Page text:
*2 Applicant/respondent further maintains that in 1983 and 1984, it made a number of shipments of liqueur to its distributor Pecora & Nasso; that this distributor went bankrupt about one year ago and that applicant/respondent has made and is making attempts to find other United States distributors of its products. Applicant/respondent concludes that its lack of post 1984 shipments is, at worst, a temporary cessation of use and that it intends to resume shipments to the United States upon finding a new distributor.



 Applicant/respondent has also moved to amend its application and registration to claim the benefits of Section 44(d) of the Act based on its corresponding Italian applications (which have matured into registrations) in both cases. Applicant/respondent asserts that if the motion is granted, it will make moot the issue of abandonment, at least with respect to the opposition proceeding, citing Exxon Corporation v. Oxon Italia S.P.A., 219 USPQ 907 (TTAB 1982).



 In support of its motion to amend, applicant/respondent states that both its applications Serial No. 438,032 (opposed herein) and 438,031 (now Registration No. 1,385,389 sought to be cancelled herein) were filed in the Office on August 5, 1983 based on use in commerce between the United States and Italy and that while neither application claimed the benefits of Section 44(d) based on a corresponding Italian application, the benefits of that statutory section could have been claimed since both U.S. applications were filed within six months of the filing of the corresponding Italian application and since both Italian applications have since matured into Italian registrations. Applicant/respondent maintains that granting of the proposed amendment at this time is justified and will not prejudice opposer/petitioner herein.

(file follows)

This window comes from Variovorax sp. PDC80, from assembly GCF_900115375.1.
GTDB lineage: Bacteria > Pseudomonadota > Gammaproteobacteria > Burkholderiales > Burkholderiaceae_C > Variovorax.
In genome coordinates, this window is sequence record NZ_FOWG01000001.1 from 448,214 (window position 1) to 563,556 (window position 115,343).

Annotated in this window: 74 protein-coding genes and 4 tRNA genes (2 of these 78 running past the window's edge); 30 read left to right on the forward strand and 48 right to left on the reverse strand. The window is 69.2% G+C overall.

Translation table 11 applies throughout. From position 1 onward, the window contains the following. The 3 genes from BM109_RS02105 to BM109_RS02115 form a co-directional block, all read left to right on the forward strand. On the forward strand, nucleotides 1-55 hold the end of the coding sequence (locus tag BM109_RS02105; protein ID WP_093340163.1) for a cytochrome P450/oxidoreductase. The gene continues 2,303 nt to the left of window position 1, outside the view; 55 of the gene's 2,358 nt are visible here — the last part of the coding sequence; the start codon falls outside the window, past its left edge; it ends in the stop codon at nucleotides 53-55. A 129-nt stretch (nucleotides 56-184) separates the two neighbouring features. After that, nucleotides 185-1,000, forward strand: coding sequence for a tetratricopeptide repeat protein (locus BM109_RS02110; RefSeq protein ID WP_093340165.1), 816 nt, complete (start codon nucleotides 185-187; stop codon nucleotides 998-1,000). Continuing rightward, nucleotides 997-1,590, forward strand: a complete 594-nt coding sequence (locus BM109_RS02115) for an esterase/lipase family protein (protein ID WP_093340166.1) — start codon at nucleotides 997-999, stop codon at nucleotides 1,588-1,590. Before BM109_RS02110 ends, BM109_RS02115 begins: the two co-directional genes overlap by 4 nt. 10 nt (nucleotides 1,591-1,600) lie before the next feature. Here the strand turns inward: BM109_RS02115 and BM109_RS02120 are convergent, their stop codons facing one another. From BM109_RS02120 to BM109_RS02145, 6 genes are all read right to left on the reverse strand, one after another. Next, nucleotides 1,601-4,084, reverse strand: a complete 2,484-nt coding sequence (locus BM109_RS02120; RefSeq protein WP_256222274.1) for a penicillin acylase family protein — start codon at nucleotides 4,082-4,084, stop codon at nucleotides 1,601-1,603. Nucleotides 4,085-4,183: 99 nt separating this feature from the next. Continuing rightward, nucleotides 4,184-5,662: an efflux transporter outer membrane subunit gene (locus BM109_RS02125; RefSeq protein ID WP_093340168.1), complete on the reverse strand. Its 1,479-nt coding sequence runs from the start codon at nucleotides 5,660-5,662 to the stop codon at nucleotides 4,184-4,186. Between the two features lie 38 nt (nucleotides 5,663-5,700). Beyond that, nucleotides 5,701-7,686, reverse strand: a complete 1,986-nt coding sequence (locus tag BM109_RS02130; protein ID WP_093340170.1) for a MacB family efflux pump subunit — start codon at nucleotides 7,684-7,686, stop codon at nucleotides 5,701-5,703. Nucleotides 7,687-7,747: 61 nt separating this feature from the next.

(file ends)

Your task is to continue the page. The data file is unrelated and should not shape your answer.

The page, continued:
Opposer/petitioner has filed a brief in opposition to the motion to amend.



 Upon review of the proposed amendment and the arguments of the parties relative to the motion, we do not believe applicant/respondent should be allowed to amend its application and registration in the manner sought. In this regard, we recognize that the purpose of Section 44 of the Act is to give effect to this country's treaty obligations and to allow foreign applicants to obtain U.S. registrations based on registrations obtained in their country of origin. Since Sections 44(d) and (e) provide an exception to the normal registration procedure whereby a party is required to use the mark in commerce prior to the application filing date, we believe it is appropriate to construe this exception narrowly rather than broadly. See: United Rum Merchants Limited v. Distillers Corporation, (S.A.) Limited, ___ USPQ2d ___ (TTAB 1988).



 While under the applicable treaty provisions, it is clear that each country may set a time by which a claim of registration based on the treaty must be made, there is no date set by either the statute or rules by which an applicant must claim the benefits of Section 44 of the Act. Moreover, we are aware of no case law on this point. Under the circumstances, we think that, applying general principles of equity and fairness, it is necessary for one claiming the benefits of Section 44 to make that claim in a timely, seasonable manner. Since the requirements concerning Section 44 require examination of various matters by the Examining Attorney and since a mark published for opposition gives notice to the public of the details concerning an application, including the alleged date of first use and/or information concerning the corresponding foreign registration, we believe a Section 44 claim is seasonable if made during the ex parte prosecution of the application when the Examining Attorney has jurisdiction over the case. Where, as here, the application is taken out of the Examining Attorney's jurisdiction by being published for opposition, any amendment to add Section 44 as a basis for registration (or to change the basis from use in commerce to Section 44) is, in our view, untimely. This policy is consistent with our long held position that an opposer is generally entitled to an adjudication of the issues raised by it against an application as published and we conclude that, in the present case, to allow the proposed amendment would be unfair to opposer/petitioner herein.